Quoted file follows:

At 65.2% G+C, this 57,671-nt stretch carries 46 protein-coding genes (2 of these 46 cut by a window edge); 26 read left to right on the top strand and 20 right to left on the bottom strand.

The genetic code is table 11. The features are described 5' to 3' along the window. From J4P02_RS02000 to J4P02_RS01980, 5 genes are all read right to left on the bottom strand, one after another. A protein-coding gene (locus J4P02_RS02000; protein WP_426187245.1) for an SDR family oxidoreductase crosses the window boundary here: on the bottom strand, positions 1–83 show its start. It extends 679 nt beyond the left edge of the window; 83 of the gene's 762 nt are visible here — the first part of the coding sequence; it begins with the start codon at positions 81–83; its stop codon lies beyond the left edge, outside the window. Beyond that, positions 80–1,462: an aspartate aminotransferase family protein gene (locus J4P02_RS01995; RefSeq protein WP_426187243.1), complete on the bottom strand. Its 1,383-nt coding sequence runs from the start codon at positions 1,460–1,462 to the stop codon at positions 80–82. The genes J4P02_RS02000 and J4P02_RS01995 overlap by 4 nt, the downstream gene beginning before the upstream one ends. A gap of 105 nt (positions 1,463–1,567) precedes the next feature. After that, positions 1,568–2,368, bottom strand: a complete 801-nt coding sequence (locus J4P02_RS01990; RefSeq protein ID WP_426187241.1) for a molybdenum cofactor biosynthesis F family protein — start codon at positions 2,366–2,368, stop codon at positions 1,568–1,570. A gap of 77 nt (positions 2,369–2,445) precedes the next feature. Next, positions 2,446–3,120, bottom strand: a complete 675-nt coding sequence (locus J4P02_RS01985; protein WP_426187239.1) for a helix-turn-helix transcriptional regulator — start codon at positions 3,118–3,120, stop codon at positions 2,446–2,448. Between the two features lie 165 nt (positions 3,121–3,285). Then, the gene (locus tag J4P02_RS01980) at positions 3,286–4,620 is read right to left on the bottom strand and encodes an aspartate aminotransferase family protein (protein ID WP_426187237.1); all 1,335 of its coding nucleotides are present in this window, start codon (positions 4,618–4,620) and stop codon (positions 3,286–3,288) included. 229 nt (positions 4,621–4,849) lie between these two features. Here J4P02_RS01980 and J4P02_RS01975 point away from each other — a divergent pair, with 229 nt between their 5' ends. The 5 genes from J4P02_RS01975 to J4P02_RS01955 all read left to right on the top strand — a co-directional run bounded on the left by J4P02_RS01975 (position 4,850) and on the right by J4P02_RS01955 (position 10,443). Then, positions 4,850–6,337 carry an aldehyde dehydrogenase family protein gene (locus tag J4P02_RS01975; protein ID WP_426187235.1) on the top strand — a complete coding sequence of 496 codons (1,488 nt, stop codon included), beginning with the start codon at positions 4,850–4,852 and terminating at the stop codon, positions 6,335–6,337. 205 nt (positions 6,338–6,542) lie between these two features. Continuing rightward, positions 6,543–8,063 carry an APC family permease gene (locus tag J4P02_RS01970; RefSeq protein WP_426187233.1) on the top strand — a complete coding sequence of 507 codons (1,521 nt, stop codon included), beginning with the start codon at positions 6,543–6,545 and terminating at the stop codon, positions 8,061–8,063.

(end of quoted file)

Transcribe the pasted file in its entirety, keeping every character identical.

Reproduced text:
At 65.2% G+C, this 57,671-nt stretch carries 46 protein-coding genes (2 of these 46 cut by a window edge); 26 read left to right on the top strand and 20 right to left on the bottom strand.

The genetic code is table 11. The features are described 5' to 3' along the window. From J4P02_RS02000 to J4P02_RS01980, 5 genes are all read right to left on the bottom strand, one after another. A protein-coding gene (locus J4P02_RS02000; protein WP_426187245.1) for an SDR family oxidoreductase crosses the window boundary here: on the bottom strand, positions 1–83 show its start. It extends 679 nt beyond the left edge of the window; 83 of the gene's 762 nt are visible here — the first part of the coding sequence; it begins with the start codon at positions 81–83; its stop codon lies beyond the left edge, outside the window. Beyond that, positions 80–1,462: an aspartate aminotransferase family protein gene (locus J4P02_RS01995; RefSeq protein WP_426187243.1), complete on the bottom strand. Its 1,383-nt coding sequence runs from the start codon at positions 1,460–1,462 to the stop codon at positions 80–82. The genes J4P02_RS02000 and J4P02_RS01995 overlap by 4 nt, the downstream gene beginning before the upstream one ends. A gap of 105 nt (positions 1,463–1,567) precedes the next feature. After that, positions 1,568–2,368, bottom strand: a complete 801-nt coding sequence (locus J4P02_RS01990; RefSeq protein ID WP_426187241.1) for a molybdenum cofactor biosynthesis F family protein — start codon at positions 2,366–2,368, stop codon at positions 1,568–1,570. A gap of 77 nt (positions 2,369–2,445) precedes the next feature. Next, positions 2,446–3,120, bottom strand: a complete 675-nt coding sequence (locus J4P02_RS01985; protein WP_426187239.1) for a helix-turn-helix transcriptional regulator — start codon at positions 3,118–3,120, stop codon at positions 2,446–2,448. Between the two features lie 165 nt (positions 3,121–3,285). Then, the gene (locus tag J4P02_RS01980) at positions 3,286–4,620 is read right to left on the bottom strand and encodes an aspartate aminotransferase family protein (protein ID WP_426187237.1); all 1,335 of its coding nucleotides are present in this window, start codon (positions 4,618–4,620) and stop codon (positions 3,286–3,288) included. 229 nt (positions 4,621–4,849) lie between these two features. Here J4P02_RS01980 and J4P02_RS01975 point away from each other — a divergent pair, with 229 nt between their 5' ends. The 5 genes from J4P02_RS01975 to J4P02_RS01955 all read left to right on the top strand — a co-directional run bounded on the left by J4P02_RS01975 (position 4,850) and on the right by J4P02_RS01955 (position 10,443). Then, positions 4,850–6,337 carry an aldehyde dehydrogenase family protein gene (locus tag J4P02_RS01975; protein ID WP_426187235.1) on the top strand — a complete coding sequence of 496 codons (1,488 nt, stop codon included), beginning with the start codon at positions 4,850–4,852 and terminating at the stop codon, positions 6,335–6,337. 205 nt (positions 6,338–6,542) lie between these two features. Continuing rightward, positions 6,543–8,063 carry an APC family permease gene (locus tag J4P02_RS01970; RefSeq protein WP_426187233.1) on the top strand — a complete coding sequence of 507 codons (1,521 nt, stop codon included), beginning with the start codon at positions 6,543–6,545 and terminating at the stop codon, positions 8,061–8,063.